Life in Rural Kyrgyzstan
World|life|November 7, 2017 / 02:55 PM
2017 set to be one of top three hottest years on record
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AKIPRESS.COM - 2017 is set to be one of the hottest three years on record, provisional data suggests, confirming yet again a warming trend that scientists say bears the fingerprints of human actions.

The World Meteorological Organization (WMO) said temperatures in the first nine months of this year were unlikely to have been higher than 2016, when there was a strong El Niño weather system, but higher than anything before 2015, The Guardian reports.

Petteri Taalas, secretary general of the WMO, said: “The past three years have all been in the top three years in terms of temperature records. This is part of a long term warming trend. We have witnessed extraordinary weather, including temperatures topping 50C in Asia, record-breaking hurricanes in rapid succession in the Caribbean and Atlantic reaching as far as Ireland, devastating monsoon flooding affecting many millions of people and a relentless drought in East Africa.”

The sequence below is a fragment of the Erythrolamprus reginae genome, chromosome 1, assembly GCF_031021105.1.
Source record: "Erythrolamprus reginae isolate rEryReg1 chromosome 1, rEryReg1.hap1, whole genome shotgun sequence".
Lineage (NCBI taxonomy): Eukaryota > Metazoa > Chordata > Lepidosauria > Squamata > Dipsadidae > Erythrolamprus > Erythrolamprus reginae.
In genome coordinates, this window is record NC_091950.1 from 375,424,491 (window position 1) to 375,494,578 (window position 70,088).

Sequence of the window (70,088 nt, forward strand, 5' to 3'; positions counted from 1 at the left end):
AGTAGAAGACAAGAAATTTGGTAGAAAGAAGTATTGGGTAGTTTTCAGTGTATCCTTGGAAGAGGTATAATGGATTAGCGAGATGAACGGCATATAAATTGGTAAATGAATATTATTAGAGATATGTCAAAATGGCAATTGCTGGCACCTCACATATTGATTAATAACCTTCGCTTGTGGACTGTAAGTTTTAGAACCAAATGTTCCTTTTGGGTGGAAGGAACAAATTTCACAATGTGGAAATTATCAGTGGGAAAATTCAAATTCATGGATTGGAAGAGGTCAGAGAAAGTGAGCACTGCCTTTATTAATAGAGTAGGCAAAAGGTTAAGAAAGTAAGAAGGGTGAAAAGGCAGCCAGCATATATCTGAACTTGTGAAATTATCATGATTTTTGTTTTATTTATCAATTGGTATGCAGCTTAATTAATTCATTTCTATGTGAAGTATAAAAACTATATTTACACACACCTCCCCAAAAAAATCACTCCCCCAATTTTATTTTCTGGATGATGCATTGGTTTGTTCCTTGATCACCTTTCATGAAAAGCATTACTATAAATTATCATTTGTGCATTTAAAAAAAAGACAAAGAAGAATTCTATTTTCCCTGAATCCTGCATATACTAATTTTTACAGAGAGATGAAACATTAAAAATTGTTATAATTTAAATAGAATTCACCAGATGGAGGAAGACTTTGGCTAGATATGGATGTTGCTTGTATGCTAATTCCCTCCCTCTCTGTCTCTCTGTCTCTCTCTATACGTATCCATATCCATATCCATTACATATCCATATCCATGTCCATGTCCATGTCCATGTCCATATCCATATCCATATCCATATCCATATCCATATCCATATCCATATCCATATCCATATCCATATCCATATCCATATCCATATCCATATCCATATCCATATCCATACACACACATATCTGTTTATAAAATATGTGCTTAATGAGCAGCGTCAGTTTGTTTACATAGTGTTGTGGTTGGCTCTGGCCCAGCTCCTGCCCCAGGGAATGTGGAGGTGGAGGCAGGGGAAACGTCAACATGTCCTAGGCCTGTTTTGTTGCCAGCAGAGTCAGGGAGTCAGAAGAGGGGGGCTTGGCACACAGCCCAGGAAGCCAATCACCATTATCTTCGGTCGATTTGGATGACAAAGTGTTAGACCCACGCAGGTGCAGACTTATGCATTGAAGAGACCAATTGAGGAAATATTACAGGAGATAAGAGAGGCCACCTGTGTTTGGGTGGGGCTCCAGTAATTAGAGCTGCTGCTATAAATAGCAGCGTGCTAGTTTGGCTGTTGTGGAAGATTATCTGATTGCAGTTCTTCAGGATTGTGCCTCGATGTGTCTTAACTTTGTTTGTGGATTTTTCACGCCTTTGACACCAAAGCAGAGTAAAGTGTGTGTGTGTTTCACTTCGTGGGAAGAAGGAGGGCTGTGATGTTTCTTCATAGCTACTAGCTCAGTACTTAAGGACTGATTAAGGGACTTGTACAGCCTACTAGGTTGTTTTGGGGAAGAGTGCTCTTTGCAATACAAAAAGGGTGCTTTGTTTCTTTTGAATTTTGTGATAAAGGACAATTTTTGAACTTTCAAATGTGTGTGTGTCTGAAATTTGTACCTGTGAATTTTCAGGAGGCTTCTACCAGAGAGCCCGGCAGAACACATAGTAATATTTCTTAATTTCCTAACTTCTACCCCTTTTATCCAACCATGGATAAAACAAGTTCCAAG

He said further detailed scientific studies would be carried out, but that it was already possible to say many “bear the tell-tale sign of climate change” caused by increased greenhouse gas concentrations from human activities, such as burning fossil fuel and deforestation.

This recent increase in average global temperatures confirms a renewed warming trend in recent years, which had slowed its pace slightly in the previous decade, leading some climate sceptics to claim global warming had “paused”.

The results were revealed to delegates at the UN’s global climate talks being held in Bonn, Germany, this week and next. The COP23 talks, a follow-up to the landmark Paris agreement of 2015, will focus on a new process by which countries’ pledges to cut greenhouse gas emissions can be toughened, in line with scientific advice.

Current pledges would, according to estimates, leave the world 3C warmer than in pre-industrial times. At that level, sea levels would rise, heatwaves and droughts would become more common in large swathes of the globe, and fiercer storms and floods would become more likely.

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